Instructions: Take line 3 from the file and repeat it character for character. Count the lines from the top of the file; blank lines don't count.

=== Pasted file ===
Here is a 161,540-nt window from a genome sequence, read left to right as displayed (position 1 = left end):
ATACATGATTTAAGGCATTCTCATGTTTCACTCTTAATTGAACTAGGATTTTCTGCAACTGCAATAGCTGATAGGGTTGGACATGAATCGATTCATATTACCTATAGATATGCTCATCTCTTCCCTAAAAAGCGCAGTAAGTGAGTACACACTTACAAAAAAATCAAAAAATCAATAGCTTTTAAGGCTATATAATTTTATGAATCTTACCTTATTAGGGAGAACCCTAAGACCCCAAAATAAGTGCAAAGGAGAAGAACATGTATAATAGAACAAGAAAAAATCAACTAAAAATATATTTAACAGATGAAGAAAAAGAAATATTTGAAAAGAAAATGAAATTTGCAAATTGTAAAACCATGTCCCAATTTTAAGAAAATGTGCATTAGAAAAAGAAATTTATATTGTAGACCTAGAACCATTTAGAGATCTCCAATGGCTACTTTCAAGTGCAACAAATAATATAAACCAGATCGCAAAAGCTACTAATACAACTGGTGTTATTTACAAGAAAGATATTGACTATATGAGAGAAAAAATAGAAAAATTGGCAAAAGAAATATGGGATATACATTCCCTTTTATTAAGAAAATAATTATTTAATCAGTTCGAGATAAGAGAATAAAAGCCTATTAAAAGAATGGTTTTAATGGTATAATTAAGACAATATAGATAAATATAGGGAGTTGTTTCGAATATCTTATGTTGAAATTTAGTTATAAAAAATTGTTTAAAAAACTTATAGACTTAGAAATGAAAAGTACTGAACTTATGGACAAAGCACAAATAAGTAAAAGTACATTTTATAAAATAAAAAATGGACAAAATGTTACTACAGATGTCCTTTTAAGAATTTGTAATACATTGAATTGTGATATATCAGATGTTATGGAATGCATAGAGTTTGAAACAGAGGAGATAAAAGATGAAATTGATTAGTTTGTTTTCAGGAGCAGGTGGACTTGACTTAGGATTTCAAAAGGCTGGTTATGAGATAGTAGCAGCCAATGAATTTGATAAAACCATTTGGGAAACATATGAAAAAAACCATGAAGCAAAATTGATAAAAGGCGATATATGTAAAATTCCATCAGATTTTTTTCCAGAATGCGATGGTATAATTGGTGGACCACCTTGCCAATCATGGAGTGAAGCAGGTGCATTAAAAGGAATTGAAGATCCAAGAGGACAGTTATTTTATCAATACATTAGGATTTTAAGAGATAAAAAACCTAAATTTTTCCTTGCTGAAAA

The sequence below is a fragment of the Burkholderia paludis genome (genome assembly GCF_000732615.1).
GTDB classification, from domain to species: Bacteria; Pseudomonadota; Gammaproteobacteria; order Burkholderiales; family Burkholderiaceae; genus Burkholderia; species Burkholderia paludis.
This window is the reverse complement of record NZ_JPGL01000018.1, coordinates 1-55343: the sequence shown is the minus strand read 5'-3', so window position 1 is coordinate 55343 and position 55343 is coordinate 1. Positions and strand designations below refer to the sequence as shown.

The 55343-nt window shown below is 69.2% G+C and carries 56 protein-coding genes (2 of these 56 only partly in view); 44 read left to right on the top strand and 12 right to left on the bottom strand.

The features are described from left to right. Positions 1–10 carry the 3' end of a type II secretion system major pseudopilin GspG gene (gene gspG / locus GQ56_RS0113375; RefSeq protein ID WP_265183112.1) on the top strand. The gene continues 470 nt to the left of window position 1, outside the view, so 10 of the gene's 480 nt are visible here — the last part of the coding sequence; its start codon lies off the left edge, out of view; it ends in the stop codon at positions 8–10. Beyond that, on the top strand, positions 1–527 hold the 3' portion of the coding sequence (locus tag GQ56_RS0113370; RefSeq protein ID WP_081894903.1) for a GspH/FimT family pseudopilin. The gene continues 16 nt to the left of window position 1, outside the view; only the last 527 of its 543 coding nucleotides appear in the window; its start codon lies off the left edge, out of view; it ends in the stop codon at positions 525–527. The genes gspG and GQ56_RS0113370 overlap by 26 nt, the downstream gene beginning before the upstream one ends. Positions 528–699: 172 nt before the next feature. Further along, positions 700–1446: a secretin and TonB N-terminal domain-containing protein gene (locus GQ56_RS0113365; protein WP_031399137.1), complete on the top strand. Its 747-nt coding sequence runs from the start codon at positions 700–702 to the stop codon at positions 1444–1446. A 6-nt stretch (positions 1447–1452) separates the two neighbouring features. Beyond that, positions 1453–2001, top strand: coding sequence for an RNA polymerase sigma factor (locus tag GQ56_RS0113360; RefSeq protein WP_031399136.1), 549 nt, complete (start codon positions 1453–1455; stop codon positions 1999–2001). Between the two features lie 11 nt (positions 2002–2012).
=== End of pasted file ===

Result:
The sequence below is a fragment of the Burkholderia paludis genome (genome assembly GCF_000732615.1).